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Location: Eastern Transvaal (View location on map)
Minerals Worked: Coal
Principal Mines: Various Collieries around the town of Witbank.
The originally occupants of the Witbank region were mainly farmers. As early as 1872 travellers in the area mentioned that coal was used by local residents as fuel. Evidence has also been found that at first the native Africans and later the Voortrekkers, mined coal from local river outcrops and transported it by ox-wagon to the Witwatersrand. But before the commercial mining of coal, Witbank was nothing more than a stock farming region which began to develop agricultural produce in order to supply the passing travellers on their way to the main Eastern Transvaal towns of Pilgrims Rest and Barberton where gold had been discovered in 1874.
Systematic mining at Witbank commenced in 1896 when Samuel Stanford, together with the Neumann Group, established the company "Witbank Colliery Limited", and sank the first shaft on the farm Witbank. Earlier the farm was generally known as Swartbosch although the official name was Leraatsfontein. It was given the name Witbank because it was not so cumbersome and because of the large quartz rock which, "loomed like a wagon tent in the distance". Because of the poor agricultural conditions, the owner of the farm, Jacob Taljaard, made a precarious living and as a result, his neighbours named the farm "Hongerplaas". By 1889, at least four collieries were operating in the Middelburg-Witbank district all of which were supplying the Transvaal's gold mining industry.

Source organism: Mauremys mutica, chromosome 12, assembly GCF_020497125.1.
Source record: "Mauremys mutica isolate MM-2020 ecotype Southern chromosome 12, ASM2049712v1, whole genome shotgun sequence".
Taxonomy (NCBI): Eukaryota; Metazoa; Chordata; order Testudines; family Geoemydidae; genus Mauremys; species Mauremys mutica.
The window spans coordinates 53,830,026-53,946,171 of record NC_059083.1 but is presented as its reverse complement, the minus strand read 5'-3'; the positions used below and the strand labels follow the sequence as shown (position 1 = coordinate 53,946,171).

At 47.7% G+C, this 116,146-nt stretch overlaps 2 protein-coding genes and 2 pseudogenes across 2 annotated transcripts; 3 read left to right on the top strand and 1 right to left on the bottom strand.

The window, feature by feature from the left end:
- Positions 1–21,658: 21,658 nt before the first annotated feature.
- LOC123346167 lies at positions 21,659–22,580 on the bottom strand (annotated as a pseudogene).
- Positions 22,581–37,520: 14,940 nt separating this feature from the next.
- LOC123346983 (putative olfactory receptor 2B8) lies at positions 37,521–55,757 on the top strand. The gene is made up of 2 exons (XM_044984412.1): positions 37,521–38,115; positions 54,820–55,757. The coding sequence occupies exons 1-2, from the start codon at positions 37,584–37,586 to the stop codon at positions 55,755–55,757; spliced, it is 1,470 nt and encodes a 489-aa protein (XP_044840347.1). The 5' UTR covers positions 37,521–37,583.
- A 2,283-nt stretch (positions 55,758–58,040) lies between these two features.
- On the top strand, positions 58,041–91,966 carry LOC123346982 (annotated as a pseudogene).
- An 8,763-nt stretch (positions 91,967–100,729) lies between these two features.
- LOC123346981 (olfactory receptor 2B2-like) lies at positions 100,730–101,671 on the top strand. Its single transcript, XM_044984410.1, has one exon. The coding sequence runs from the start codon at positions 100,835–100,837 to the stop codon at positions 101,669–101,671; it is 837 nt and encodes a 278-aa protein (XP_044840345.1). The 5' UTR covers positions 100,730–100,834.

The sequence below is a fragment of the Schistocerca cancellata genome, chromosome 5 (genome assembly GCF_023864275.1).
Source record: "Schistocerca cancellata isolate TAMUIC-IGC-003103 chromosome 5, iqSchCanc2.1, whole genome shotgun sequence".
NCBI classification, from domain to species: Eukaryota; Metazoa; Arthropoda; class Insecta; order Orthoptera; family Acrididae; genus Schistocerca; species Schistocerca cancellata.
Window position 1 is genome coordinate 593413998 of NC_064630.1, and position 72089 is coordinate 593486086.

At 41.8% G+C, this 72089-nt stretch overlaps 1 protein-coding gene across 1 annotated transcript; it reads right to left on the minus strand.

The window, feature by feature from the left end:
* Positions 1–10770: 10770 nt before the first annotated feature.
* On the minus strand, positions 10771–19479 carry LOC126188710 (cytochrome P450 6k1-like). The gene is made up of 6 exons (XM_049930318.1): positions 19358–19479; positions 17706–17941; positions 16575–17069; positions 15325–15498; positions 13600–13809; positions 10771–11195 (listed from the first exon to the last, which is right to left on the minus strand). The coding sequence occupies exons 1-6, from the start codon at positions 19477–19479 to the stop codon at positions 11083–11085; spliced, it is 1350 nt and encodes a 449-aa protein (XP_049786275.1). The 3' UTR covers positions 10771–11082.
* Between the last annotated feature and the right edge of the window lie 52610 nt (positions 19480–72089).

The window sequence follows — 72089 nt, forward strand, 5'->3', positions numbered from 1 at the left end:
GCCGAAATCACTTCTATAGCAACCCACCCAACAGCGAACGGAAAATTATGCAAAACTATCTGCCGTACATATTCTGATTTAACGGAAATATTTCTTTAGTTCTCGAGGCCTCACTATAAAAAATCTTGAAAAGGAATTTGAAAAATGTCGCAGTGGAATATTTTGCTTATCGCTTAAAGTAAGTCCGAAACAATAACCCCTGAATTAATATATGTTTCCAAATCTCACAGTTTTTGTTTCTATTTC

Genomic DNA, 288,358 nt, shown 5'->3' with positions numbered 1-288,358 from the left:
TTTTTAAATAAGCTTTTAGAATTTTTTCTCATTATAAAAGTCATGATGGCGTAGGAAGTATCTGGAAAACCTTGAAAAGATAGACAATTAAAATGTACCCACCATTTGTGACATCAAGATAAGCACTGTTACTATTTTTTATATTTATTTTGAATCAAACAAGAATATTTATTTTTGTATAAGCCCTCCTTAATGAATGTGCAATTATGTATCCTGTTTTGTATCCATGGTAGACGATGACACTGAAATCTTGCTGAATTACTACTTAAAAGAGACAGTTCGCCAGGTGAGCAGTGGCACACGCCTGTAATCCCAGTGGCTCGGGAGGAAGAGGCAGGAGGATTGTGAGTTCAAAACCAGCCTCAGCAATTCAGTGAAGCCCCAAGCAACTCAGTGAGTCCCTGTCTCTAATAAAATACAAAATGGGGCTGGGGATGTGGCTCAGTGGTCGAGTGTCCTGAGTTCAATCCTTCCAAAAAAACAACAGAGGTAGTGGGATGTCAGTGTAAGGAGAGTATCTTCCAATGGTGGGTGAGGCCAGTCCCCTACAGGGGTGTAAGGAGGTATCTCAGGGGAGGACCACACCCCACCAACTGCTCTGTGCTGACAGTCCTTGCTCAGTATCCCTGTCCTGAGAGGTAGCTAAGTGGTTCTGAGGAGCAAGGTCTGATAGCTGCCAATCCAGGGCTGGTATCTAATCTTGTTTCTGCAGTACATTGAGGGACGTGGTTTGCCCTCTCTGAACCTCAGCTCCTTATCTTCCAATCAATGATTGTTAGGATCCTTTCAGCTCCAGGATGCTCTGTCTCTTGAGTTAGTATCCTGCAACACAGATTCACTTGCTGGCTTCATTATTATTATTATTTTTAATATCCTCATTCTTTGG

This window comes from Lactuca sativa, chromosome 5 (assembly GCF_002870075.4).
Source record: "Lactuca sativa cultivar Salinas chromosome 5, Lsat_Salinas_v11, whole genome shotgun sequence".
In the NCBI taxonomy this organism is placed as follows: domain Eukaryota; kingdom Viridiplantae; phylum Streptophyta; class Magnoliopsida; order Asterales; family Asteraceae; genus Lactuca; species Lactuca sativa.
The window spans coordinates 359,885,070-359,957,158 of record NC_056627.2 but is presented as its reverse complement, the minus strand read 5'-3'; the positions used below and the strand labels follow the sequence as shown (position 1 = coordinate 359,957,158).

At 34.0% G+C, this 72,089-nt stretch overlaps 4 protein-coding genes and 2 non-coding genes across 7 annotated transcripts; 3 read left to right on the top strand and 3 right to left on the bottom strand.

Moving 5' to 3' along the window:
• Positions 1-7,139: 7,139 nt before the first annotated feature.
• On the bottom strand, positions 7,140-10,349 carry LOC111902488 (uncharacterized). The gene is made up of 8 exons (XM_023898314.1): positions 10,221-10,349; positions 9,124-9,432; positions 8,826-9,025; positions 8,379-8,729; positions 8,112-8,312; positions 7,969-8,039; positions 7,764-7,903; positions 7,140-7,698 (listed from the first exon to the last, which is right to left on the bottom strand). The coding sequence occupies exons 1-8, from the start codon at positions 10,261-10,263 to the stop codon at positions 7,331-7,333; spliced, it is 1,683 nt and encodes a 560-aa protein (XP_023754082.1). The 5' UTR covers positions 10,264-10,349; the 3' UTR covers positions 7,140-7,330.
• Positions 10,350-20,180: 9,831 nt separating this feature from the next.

The town of Witbank was laid out in 1903 by Witbank Colliery Limited and in the same year Samuel Stanford erected the first wood and iron building, consisting of a shop and hotel. Witbank Colliery Limited controlled the town until 9th April 1906 when a local health committee was appointed. On 13th May 1910 a village council was elected and on the 8th November 1914 the town was granted municipal status. The mining of coal did not initially result in a population increase. It was only with the advent of the railway line between Pretoria and Lourenco Marques (now Maputo) that Witbank's mining industry was placed on a firm economic basis and thereafter its population increased considerably.